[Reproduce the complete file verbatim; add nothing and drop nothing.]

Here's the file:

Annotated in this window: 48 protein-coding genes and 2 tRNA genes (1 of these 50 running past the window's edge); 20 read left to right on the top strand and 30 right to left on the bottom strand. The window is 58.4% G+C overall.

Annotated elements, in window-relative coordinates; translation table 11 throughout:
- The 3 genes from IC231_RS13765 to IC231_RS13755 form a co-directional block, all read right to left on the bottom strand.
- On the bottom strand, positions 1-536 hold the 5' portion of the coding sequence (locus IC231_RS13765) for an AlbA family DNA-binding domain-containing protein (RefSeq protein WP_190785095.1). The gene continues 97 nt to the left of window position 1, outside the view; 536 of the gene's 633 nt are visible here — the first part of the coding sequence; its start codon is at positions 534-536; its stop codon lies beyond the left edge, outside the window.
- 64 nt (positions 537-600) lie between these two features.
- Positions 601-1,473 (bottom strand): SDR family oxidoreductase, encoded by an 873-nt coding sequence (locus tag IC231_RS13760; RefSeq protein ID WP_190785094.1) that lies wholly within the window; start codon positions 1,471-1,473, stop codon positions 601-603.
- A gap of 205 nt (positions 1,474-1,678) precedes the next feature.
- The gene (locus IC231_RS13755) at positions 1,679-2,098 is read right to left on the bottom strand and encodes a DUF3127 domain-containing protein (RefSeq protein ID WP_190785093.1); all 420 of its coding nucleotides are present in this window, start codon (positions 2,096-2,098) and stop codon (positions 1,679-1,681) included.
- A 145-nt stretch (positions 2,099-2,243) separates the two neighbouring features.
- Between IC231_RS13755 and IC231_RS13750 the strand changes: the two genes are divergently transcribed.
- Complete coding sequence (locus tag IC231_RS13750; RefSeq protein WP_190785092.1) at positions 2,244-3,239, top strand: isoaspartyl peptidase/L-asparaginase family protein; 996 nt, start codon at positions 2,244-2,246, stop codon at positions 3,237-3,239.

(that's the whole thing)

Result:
Annotated in this window: 48 protein-coding genes and 2 tRNA genes (1 of these 50 running past the window's edge); 20 read left to right on the top strand and 30 right to left on the bottom strand. The window is 58.4% G+C overall.

Annotated elements, in window-relative coordinates; translation table 11 throughout:
- The 3 genes from IC231_RS13765 to IC231_RS13755 form a co-directional block, all read right to left on the bottom strand.
- On the bottom strand, positions 1-536 hold the 5' portion of the coding sequence (locus IC231_RS13765) for an AlbA family DNA-binding domain-containing protein (RefSeq protein WP_190785095.1). The gene continues 97 nt to the left of window position 1, outside the view; 536 of the gene's 633 nt are visible here — the first part of the coding sequence; its start codon is at positions 534-536; its stop codon lies beyond the left edge, outside the window.
- 64 nt (positions 537-600) lie between these two features.
- Positions 601-1,473 (bottom strand): SDR family oxidoreductase, encoded by an 873-nt coding sequence (locus tag IC231_RS13760; RefSeq protein ID WP_190785094.1) that lies wholly within the window; start codon positions 1,471-1,473, stop codon positions 601-603.
- A gap of 205 nt (positions 1,474-1,678) precedes the next feature.
- The gene (locus IC231_RS13755) at positions 1,679-2,098 is read right to left on the bottom strand and encodes a DUF3127 domain-containing protein (RefSeq protein ID WP_190785093.1); all 420 of its coding nucleotides are present in this window, start codon (positions 2,096-2,098) and stop codon (positions 1,679-1,681) included.
- A 145-nt stretch (positions 2,099-2,243) separates the two neighbouring features.
- Between IC231_RS13755 and IC231_RS13750 the strand changes: the two genes are divergently transcribed.
- Complete coding sequence (locus tag IC231_RS13750; RefSeq protein WP_190785092.1) at positions 2,244-3,239, top strand: isoaspartyl peptidase/L-asparaginase family protein; 996 nt, start codon at positions 2,244-2,246, stop codon at positions 3,237-3,239.